(More on the Collection Plate collection, which focuses on the recovery side of our work – the bottom line, nitty-gritty, work of getting "back" the money.)

Our economic eddy is at the stage where law suits against guarantors or indemnitors, on full payment and performance agreements or on "bad-boy" agreements, are reaching final judgment – or better yet (for the lender), summary judgment.

This means that the lender can now attempt to seize property owned by the guarantor or indemnitor.  (Download our glossary of workout and bankruptcy terms.)

Holding a judgment in your hand (ok, after printing the electronic version of the Court Order) does not mean, however, that you can walk down the street to the guarantor’s bank, go to the teller counter and  . . .  presto . . .  here comes the money.  Indeed, the reality often is –


Collecting a judgment can be very, very difficult.

It takes me back to the "lessons" learned list.  (And possible answers to this question: "How might we avoid this train wreck in the future? . . . Or at least "improve" the situation. . . . OK, how about at least know that the "no money" train is around the bend and about to hit us ?)

Here are a few possible additions to your underwriting process and loan document boilerplate:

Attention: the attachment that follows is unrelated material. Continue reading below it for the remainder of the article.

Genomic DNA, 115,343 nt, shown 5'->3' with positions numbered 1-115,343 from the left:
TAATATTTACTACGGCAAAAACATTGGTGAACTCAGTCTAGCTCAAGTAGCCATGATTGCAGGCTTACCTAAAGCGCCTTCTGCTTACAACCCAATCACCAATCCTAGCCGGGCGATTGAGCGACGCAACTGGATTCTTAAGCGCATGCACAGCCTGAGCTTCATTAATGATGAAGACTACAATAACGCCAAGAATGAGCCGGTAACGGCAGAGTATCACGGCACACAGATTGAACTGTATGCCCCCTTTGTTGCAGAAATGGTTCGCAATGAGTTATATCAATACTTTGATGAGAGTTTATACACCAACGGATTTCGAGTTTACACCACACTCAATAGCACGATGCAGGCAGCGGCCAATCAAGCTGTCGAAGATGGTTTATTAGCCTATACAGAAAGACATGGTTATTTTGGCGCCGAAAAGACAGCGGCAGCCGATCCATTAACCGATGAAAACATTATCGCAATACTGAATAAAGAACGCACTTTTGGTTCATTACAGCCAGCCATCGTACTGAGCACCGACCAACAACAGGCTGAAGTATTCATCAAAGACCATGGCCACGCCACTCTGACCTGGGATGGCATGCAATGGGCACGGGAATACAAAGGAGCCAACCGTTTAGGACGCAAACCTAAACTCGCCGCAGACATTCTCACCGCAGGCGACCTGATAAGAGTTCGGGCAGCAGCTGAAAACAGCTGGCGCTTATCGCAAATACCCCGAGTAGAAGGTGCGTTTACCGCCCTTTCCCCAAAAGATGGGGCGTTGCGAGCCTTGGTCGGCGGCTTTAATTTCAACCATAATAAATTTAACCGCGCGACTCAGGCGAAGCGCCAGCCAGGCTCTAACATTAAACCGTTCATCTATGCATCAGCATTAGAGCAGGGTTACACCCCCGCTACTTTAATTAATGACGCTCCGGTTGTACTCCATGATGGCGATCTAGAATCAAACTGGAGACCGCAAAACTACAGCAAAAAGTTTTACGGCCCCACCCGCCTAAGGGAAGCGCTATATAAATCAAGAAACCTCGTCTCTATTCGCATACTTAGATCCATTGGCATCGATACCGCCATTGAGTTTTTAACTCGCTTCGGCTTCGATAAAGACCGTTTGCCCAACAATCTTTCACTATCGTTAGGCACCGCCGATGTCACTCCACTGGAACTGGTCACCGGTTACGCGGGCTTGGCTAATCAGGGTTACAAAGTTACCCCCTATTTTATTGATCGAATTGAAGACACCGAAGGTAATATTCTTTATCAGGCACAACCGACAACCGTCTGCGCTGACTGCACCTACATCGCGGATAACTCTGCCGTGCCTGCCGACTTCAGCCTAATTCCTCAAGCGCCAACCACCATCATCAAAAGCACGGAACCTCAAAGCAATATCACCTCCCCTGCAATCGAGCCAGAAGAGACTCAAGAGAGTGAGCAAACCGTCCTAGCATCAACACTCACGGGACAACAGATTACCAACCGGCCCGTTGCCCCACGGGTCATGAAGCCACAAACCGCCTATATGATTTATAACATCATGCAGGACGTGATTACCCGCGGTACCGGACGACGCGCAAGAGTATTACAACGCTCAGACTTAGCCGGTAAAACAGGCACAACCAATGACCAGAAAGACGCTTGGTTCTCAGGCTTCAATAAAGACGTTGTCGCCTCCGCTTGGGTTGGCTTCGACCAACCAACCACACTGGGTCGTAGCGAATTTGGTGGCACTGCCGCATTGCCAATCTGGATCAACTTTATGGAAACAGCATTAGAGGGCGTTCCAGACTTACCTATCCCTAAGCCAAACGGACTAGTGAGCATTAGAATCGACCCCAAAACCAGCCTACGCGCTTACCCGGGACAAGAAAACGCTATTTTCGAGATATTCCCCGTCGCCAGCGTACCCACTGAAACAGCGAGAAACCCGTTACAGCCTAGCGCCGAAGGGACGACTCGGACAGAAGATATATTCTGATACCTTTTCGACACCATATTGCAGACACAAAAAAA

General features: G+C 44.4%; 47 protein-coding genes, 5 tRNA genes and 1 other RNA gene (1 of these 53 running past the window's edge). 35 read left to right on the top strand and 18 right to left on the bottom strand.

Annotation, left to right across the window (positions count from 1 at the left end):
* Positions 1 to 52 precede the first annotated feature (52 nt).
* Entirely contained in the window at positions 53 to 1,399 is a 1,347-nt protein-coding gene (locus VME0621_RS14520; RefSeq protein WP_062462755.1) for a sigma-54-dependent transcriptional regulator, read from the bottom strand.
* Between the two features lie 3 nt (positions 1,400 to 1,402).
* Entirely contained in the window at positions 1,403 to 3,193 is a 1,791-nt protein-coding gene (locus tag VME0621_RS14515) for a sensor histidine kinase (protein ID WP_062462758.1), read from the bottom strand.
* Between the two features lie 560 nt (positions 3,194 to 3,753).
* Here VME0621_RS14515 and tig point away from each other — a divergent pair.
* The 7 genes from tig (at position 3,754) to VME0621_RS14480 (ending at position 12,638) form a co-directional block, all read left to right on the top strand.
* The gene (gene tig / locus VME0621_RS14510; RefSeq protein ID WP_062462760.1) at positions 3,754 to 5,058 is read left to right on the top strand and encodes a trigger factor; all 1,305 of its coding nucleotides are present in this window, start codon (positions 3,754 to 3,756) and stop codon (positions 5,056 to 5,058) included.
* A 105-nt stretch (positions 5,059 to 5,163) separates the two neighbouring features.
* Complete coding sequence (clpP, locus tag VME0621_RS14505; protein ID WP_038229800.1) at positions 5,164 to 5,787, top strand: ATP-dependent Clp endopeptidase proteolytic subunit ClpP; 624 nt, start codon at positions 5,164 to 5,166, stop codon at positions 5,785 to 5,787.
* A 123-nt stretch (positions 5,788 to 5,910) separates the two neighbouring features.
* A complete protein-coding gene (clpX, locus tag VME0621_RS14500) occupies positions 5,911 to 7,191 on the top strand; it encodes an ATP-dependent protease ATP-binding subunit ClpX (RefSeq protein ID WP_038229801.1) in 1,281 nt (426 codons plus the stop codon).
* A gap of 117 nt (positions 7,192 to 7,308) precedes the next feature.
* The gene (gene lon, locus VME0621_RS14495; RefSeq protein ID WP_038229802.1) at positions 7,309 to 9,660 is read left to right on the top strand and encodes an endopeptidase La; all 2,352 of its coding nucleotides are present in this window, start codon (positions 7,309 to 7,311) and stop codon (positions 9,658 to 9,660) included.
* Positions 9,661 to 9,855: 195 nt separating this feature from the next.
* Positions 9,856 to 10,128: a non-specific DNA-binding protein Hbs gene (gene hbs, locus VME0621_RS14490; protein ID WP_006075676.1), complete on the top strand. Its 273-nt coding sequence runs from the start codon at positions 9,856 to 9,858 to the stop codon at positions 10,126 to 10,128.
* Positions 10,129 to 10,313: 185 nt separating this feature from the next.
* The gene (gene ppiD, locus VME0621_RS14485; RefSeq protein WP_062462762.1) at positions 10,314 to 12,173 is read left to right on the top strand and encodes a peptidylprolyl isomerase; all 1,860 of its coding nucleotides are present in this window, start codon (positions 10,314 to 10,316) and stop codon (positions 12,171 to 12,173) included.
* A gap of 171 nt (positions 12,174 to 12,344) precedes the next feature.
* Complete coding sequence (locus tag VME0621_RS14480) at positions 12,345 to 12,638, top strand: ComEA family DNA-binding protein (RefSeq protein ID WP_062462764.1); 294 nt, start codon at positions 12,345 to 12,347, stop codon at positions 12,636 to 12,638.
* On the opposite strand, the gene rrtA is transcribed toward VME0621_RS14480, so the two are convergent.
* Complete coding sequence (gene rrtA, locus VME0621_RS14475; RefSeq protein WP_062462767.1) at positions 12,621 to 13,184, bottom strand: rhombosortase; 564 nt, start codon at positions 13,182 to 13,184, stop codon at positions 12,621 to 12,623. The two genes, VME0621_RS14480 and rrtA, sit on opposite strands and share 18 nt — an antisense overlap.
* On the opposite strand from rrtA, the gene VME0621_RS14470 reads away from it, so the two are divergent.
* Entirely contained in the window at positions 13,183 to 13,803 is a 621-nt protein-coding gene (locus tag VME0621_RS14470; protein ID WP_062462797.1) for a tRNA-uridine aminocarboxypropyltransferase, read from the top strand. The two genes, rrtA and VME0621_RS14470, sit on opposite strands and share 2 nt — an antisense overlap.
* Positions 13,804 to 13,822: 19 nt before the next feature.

• The Guarantor should be US based (if an entity), or a US citizen
    • Add a covenant addressing no change in this and periodic verification
  • Assets shown on the Guarantor’s balance sheet should be located in the US, and not capable of being moved off-shore (the assets should be real estate, securities traded on an US exchange, etc.)
    • Add a covenant addressing no change to this and periodic verification
  • Contingent liabilities should be listed on the Guarantor’s balance sheet (such as other guaranty or indemnity agreements)
  • Continuing net worth and liquidity covenants should be considered
  • If applicable, don’t overlook issues relating to the marital status of the Guarantor
  • Make a violation of these provisions an express event of default, and a "bad boy" event triggering full liability for the loan (and collection costs)

And don’t forget this basic special servicing approach:

  • Act fast; be the first lender out of the gate – the "last" lender to act typically comes in last

If you have other tips to add to the list, please comment below.